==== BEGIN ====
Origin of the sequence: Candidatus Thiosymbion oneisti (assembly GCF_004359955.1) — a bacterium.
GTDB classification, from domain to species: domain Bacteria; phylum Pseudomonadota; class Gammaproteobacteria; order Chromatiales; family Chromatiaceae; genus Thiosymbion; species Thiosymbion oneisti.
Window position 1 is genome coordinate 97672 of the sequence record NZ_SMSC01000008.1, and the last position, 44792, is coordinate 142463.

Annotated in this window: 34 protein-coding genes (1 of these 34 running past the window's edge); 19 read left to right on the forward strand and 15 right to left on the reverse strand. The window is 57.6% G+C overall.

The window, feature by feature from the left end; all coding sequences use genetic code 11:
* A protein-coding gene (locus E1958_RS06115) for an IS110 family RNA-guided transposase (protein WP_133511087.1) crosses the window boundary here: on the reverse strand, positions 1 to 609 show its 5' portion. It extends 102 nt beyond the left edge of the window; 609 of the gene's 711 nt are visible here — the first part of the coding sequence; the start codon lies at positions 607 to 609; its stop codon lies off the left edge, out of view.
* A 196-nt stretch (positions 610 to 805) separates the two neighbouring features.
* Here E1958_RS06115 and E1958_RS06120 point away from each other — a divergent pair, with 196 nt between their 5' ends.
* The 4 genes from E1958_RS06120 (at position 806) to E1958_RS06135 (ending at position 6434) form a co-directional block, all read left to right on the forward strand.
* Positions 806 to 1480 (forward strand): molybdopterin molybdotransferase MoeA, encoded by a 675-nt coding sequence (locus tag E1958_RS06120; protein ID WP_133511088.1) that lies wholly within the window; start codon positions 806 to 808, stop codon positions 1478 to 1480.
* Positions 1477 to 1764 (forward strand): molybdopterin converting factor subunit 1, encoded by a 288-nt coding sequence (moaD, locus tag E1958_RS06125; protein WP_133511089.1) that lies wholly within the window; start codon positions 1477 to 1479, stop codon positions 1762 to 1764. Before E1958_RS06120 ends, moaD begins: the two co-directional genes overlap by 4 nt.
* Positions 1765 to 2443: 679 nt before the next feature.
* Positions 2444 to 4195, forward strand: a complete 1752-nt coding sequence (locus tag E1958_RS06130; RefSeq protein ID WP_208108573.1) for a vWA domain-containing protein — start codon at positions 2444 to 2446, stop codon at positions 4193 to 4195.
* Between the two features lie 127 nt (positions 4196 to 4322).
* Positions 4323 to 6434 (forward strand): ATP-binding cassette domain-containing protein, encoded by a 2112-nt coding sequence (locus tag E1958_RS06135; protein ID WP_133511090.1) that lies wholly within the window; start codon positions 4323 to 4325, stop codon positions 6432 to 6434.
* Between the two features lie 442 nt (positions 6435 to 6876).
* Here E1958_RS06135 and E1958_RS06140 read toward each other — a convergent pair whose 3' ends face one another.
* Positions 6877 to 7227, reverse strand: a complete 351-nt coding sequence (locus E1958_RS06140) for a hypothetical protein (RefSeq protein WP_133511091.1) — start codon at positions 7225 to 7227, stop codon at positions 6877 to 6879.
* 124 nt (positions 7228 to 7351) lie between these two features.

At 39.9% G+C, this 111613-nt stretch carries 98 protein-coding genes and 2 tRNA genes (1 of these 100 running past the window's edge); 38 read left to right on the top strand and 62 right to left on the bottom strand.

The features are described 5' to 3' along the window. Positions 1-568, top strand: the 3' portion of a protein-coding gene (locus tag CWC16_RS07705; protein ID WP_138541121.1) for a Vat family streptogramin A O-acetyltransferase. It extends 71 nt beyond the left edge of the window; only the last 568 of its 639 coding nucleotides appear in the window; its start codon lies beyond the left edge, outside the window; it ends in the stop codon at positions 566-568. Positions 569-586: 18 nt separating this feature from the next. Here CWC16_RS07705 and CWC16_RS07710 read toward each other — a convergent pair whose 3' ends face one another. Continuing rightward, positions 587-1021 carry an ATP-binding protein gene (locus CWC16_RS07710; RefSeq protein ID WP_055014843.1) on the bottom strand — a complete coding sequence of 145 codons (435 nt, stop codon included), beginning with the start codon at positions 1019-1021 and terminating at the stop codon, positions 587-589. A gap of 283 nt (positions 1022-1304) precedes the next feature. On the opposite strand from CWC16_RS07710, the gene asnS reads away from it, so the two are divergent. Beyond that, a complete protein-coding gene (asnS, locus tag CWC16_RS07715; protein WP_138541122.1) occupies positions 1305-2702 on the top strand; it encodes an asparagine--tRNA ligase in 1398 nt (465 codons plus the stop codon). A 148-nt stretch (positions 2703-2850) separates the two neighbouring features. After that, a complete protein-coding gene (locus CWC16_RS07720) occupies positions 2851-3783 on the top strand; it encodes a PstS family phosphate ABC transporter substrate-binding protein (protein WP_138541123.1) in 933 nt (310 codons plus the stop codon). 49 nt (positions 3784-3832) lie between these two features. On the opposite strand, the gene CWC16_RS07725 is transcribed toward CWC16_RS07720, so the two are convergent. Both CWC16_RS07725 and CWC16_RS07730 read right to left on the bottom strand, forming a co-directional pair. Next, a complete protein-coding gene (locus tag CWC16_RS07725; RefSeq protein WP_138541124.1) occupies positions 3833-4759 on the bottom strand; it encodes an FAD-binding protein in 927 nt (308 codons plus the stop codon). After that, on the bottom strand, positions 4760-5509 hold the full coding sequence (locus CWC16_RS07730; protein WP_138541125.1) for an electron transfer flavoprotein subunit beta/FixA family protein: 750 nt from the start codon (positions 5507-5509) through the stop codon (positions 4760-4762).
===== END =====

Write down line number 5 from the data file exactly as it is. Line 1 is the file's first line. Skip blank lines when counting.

The window, feature by feature from the left end; all coding sequences use genetic code 11: